Otherwise, they warned to start a "Step Forward" campaign – a pledge to "move the barricade one meter closer to the presidential administration every day." The police warned in advance they would not allow demonstrators to go forward with the idea.
As of Monday evening, some 300 to 500 activists gathered in downtown Yerevan's Liberty Square, less than a mile from the site of mass demonstrations and detentions earlier.
"We will continue our fight and we will return to Baghramyan Avenue," one of the rally organizers, Davit Sanasaryan, told supporters. Sanasaryan said he would go on a hunger strike as a sign of protest.
Traffic on Baghramyan Avenue, blocked by demonstrators for two weeks, was restored earlier on Monday. The entire street in downtown Yerevan is lined with paddy wagons, armored vehicles, water cannons and barbed wire fence stretchers.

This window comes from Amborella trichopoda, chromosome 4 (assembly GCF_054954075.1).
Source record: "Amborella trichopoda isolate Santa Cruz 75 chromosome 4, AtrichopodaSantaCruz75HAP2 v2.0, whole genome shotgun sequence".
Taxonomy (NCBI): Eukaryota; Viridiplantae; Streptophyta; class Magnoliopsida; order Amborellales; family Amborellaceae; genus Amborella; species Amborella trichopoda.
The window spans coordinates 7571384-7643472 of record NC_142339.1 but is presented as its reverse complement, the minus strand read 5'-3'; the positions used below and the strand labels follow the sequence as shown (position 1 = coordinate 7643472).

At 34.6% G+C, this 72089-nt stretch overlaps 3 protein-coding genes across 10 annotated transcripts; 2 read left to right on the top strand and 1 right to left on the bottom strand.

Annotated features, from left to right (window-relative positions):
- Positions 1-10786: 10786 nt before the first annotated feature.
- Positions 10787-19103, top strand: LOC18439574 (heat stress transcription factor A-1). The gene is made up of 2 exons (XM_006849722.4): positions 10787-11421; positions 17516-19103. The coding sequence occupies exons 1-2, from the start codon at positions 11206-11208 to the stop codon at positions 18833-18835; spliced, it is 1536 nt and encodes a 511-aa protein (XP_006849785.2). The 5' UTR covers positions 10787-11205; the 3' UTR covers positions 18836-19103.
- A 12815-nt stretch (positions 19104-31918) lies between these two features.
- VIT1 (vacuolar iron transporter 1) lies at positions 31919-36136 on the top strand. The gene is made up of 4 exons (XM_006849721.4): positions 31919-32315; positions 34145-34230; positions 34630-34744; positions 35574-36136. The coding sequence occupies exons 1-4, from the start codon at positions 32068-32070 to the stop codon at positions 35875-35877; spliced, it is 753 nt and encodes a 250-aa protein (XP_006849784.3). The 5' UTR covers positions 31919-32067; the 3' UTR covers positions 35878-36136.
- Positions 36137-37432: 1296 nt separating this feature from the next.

Authorities detained 46 demonstrators, but released them within three hours. One of the participants, civil rights activist Argishti Kiviryan, has been charged with the administrative offense of disobeying police orders.
Protests began in Yerevan on June 19, triggered by the government announcement of a 16-percent increase in household electricity tariffs.
Two days later, thousands of protesters marched to the presidential residence.
On June 23, police arrested 240 and left 18 people seeking medical assistance as they dispersed the activists. The injured filed lawsuits in the European Court of Human Rights.
Protests receded in intensity once government officials offered to conduct tariff audits. Nonetheless, the most radical of the demonstrators stayed at Baghramyan Avenue, 46 of whom had been detained and released eventually.
Those 300-500 still at Liberty Square are debating whether to relocate the site of their demonstration or call on supporters to once again cut off Baghramyan Avenue.